I stumbled across a great blog posting about “tech drive-bys” by Nicholas Provenzano at Edutopia. As a former technology resource teacher, this post resonated with me because sometimes the simplest things can make a world of difference if you are a tech teacher who wants to help your colleagues incorporate technology into their instruction. I wanted to share a few of Provenzano’s great ideas as well as a few of my own with those of you that are trying to improve the use of technology in your schools.
1. Give yourself time to help. If you are going to do a TDB, make sure you give yourself about 15 minutes of time before you need to get back to your class. This is important in case one person takes up all of your time; you still have time to get back to your classroom.
2. Branch out away from your room. It’s easy to just help the teachers around your room, but it’s better to get to the parts of the building far away. Teachers close by can pop in for help, but those at the other end of the building do not have that luxury.
3. Don’t be afraid to just say hi. Sometimes I pop in and they do not need any tech help, but I’ll stop and chat. While making small talk, I’ll mention some of the fun things other teachers are doing and offer to help them try some of the new stuff when it’s convenient for them. It’s important to let teachers know you are available to help.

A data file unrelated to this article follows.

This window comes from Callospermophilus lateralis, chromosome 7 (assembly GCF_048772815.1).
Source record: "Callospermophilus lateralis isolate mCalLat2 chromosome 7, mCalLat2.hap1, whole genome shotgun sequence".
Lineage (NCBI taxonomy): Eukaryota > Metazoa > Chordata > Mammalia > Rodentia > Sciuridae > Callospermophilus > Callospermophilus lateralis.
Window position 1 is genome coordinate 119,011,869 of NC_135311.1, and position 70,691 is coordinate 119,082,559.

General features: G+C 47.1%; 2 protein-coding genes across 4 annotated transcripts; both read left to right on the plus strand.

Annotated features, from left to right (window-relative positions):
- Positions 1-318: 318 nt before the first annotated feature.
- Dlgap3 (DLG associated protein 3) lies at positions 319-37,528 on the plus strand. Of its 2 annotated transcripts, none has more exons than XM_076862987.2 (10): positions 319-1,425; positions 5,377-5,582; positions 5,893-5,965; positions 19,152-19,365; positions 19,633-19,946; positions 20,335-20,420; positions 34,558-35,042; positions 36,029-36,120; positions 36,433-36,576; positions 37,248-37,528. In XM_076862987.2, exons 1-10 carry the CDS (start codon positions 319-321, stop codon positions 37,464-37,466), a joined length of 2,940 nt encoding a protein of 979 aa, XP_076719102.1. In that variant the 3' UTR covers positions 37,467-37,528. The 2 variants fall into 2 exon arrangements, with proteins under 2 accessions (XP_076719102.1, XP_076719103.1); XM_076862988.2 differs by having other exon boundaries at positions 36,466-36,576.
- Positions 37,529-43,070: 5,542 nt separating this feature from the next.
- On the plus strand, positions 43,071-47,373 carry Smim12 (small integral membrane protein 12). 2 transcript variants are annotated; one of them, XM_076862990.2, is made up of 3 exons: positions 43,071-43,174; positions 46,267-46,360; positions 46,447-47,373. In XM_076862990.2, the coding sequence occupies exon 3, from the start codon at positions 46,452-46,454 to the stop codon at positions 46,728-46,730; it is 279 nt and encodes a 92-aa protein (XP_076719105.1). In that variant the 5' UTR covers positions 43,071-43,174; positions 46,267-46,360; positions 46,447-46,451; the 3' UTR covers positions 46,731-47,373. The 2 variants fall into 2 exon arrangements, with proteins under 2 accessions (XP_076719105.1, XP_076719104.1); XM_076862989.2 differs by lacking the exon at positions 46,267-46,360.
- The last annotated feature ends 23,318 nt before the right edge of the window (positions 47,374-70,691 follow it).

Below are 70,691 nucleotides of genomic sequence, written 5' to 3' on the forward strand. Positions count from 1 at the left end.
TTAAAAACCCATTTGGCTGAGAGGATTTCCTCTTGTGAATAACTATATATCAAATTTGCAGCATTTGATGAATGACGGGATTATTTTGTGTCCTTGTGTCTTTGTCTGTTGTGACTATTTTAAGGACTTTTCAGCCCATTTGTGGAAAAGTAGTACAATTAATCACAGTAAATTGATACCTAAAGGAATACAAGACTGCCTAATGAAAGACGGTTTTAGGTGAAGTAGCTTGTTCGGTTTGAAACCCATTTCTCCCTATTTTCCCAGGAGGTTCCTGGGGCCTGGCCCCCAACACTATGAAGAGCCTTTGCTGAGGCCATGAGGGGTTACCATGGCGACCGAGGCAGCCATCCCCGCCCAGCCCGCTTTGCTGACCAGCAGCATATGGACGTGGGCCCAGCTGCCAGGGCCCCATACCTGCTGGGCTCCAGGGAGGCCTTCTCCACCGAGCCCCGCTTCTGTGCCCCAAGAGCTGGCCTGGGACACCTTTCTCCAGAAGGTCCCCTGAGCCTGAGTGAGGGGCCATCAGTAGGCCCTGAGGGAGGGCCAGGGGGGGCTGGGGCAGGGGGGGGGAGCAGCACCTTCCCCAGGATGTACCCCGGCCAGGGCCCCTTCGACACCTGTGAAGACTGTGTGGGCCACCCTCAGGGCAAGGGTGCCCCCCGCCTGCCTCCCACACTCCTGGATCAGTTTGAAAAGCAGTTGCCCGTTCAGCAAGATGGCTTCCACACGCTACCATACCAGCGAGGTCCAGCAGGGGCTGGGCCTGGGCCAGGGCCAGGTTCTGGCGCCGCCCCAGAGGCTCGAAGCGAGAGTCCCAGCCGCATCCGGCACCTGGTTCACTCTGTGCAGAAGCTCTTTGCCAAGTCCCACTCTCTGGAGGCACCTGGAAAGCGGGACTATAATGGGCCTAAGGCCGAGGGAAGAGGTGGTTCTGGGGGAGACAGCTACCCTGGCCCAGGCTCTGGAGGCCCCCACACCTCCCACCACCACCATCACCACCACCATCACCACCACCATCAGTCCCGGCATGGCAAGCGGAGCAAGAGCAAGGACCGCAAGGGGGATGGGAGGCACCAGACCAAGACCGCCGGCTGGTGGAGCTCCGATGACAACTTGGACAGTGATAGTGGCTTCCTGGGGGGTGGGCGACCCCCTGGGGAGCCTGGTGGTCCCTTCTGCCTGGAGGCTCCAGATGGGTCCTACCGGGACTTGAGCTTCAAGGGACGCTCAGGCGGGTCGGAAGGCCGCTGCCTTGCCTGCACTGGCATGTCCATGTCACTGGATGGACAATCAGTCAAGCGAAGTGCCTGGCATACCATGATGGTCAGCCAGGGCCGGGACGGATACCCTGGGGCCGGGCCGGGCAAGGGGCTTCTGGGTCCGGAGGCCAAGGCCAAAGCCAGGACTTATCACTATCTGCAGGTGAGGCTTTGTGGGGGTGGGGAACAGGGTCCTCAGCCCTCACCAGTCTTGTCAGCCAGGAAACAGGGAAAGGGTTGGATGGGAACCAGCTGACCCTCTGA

4. See the administrators. Administrators need tech support as well. It’s nice to stop in and see if they need anything from time to time, and it’s good to let them see you making your rounds.
5. Make a point to follow up. Always try to make a note to follow up with the teacher or admin. This can be in person or through email. It lets the people know they are still on the radar and you can help them if they have additional questions.
6. Display great technology projects for others to see. Students will enjoy seeing their work displayed, and this is a great way to prompt conversation about the cool technology projects by other teachers.
7. Support teachers in the moment. If you have a good rapport with the teachers in your building, you may want to stop by when you know they are using technology for instruction. You can cheer them on if everything is going well, or help them out if things are going a little sideways. Either way, be sure they recognize your visit as support.
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